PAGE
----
The Mono Lake Committee’s 2017 seasonal staff have arrived and are getting two weeks of training about all things Mono Lake. On Friday, June 9 they were in the field with Executive Director Geoff and Education Director Bartshe, checking out the streams in the south part of the basin: Lee Vining, Parker, Walker, and Rush creeks.

Here they are at a section of lower Rush Creek known as “Channel 8.” In most years, the channel right behind where the staff are standing is dry. But this year there’s enough water to fill the channel from bank to bank, rejuvenating the water table, depositing new sediment, spreading seeds, and bringing new life back to the Rush Creek bottomlands.

Check back during this runoff season for more stream restoration updates here on the Mono-logue—you can also find them all by clicking on the “2017 runoff” tag, below.

Over 800 cfs of water in lower Rush Creek, on its way to Mono Lake

Sunday, June 11th, 2017 by Elin, Communications Coordinator
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Photo by Bartshe Miller.

Wednesday afternoon (June 7) at the Rush Creek culvert on Test Station Road: On this hot afternoon the creek was running at about 820 cubic feet per second when Education Director Bartshe Miller took the UC Santa Cruz Natural History Field Quarter class on a tour of the Mono Basin’s complex plumbing. It’s great to see the water so brown and turbid—that means sediments are getting moved downstream toward the Rush Creek delta, where they will get deposited, improving the delta habitat for birds and animals.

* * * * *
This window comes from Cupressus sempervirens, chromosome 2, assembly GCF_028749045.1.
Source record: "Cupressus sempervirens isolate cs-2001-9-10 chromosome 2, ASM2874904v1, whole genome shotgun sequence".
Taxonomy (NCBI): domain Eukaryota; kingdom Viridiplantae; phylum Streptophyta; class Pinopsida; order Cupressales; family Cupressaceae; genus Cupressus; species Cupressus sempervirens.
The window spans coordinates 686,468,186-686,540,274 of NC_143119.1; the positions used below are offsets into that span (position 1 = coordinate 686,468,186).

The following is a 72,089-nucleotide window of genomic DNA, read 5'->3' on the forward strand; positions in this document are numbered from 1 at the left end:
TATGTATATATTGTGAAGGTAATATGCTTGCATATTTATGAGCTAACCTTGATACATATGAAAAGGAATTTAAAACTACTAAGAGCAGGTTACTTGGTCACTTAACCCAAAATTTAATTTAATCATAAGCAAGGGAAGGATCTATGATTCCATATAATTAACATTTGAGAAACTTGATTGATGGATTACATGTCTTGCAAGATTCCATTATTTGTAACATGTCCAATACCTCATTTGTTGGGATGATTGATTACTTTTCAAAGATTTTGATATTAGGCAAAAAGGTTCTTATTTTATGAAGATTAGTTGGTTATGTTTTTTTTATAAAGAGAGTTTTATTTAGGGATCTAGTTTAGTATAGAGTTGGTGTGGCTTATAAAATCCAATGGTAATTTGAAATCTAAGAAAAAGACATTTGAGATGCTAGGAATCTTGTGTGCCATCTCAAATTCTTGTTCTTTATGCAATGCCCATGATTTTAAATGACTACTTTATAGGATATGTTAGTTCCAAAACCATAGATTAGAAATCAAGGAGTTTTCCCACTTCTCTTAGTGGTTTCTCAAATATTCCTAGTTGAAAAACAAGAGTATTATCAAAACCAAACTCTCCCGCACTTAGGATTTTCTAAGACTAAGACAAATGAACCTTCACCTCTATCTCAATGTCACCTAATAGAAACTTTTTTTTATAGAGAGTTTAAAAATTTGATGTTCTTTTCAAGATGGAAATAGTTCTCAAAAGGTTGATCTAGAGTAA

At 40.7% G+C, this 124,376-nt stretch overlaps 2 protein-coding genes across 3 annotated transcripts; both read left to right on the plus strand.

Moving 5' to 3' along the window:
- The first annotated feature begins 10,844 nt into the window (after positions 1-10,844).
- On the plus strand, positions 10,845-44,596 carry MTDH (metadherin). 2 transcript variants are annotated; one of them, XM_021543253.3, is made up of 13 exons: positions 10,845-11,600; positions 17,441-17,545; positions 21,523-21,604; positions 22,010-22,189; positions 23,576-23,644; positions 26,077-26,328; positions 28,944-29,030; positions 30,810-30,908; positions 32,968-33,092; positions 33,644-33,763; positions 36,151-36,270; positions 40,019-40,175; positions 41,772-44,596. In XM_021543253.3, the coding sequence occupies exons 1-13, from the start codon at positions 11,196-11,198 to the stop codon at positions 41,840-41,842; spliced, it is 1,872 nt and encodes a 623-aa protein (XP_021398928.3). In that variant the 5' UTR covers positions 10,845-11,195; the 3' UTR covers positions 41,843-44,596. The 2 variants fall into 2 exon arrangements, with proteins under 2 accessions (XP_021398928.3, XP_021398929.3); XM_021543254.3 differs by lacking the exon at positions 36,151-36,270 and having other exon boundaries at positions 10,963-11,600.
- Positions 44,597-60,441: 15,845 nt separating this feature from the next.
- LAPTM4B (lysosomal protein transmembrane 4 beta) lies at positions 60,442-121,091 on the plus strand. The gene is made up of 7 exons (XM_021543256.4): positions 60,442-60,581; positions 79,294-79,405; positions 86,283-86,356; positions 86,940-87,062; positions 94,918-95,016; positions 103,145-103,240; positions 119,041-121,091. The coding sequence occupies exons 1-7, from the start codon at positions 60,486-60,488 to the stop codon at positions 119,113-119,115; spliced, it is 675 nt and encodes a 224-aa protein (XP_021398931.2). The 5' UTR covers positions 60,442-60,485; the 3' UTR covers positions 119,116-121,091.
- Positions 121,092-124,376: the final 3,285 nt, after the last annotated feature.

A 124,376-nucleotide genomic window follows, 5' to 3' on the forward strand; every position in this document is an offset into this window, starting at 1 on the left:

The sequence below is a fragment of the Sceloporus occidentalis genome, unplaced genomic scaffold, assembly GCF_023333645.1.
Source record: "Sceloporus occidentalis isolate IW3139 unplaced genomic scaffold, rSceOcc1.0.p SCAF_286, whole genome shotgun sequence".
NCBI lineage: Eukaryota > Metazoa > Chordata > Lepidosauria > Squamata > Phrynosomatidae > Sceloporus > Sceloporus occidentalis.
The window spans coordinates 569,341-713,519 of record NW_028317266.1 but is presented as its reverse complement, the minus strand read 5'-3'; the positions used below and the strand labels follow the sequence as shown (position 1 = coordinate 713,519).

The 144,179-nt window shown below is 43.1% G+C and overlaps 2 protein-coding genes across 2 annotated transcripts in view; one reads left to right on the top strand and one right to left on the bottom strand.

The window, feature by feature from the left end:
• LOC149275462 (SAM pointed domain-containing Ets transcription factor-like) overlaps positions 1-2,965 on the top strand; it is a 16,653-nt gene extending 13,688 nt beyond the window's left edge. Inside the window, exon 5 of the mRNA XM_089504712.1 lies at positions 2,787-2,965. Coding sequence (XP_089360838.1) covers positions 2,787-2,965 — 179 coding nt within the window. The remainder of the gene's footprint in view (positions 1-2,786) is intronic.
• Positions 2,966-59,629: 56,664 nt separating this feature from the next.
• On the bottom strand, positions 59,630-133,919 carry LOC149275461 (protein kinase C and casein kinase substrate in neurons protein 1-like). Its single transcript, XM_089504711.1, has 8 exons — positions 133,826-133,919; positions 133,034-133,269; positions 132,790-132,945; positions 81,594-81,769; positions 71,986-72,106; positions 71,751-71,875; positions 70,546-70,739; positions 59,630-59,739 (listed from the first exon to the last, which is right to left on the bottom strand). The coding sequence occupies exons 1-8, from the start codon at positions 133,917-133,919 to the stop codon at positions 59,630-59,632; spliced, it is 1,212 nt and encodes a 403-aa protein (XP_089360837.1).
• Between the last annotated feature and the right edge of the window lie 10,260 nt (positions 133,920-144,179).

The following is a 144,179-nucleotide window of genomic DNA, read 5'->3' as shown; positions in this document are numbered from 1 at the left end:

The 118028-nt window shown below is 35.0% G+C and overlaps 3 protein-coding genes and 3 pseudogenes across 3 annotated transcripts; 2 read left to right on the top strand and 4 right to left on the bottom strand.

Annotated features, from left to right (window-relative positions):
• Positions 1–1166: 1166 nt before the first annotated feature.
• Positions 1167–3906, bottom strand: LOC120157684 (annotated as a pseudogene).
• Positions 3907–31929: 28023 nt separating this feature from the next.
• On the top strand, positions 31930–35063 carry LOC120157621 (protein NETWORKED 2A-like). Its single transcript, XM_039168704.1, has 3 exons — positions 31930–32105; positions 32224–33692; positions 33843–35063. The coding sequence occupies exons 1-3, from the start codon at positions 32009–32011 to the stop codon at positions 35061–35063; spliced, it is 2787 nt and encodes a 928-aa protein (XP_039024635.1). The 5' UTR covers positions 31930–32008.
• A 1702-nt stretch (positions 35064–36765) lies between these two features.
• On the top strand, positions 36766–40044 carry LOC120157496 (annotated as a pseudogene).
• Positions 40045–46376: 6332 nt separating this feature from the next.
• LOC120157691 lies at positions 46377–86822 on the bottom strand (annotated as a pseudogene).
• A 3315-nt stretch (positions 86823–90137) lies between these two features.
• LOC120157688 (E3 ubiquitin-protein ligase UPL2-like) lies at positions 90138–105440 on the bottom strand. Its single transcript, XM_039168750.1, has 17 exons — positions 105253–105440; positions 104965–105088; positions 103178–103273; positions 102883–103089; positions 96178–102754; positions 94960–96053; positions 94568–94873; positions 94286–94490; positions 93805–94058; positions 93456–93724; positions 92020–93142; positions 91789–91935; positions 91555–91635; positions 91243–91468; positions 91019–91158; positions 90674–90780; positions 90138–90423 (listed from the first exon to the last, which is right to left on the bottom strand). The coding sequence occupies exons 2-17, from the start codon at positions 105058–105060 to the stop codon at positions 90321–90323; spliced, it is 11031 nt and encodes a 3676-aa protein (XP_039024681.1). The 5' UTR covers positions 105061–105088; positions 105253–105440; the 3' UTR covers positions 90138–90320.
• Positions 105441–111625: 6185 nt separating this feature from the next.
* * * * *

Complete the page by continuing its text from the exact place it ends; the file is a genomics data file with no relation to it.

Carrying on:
Check back during this runoff season for more stream restoration updates here on the Mono-logue—you can also find them all by clicking on the “2017 runoff” tag, below.

Flooded meadows in Lee Vining Canyon

Saturday, June 10th, 2017 by Elin, Communications Coordinator
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Photo courtesy of Sally Miller.

Upper Lee Vining Creek has been flooding the meadows in Lee Vining Canyon for a few weeks, as water flowing at volumes between 300 and 500 cubic feet per second cascades from the reservoirs and melting snow near Tioga Pass. The creek alternates between deceptively tranquil flat water in the meadows and roaring rapids in the rocky sections of the canyon, bringing sediment and beneficial flooding to lower Lee Vining Creek, the creek delta, and eventually Mono Lake.

Check back during this runoff season for more stream restoration updates here on the Mono-logue—you can also find them all by clicking on the “2017 runoff” tag, below.

Grant Lake Reservoir is spilling: What it means for Rush Creek

Friday, June 9th, 2017 by Elin, Communications Coordinator
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Grant Lake Reservoir has been spilling since last Wednesday, May 31, for the first time since 2011. Wish you could see it for yourself? You can! Here’s a time lapse of the spill in action:

After five years of drought it has been a joy to see Grant re-filling this spring, culminating with the spillway’s torrent of water cascading down the concrete ramp to join Rush Creek.

Water reaches Rush Creek from Grant in two ways. (more…)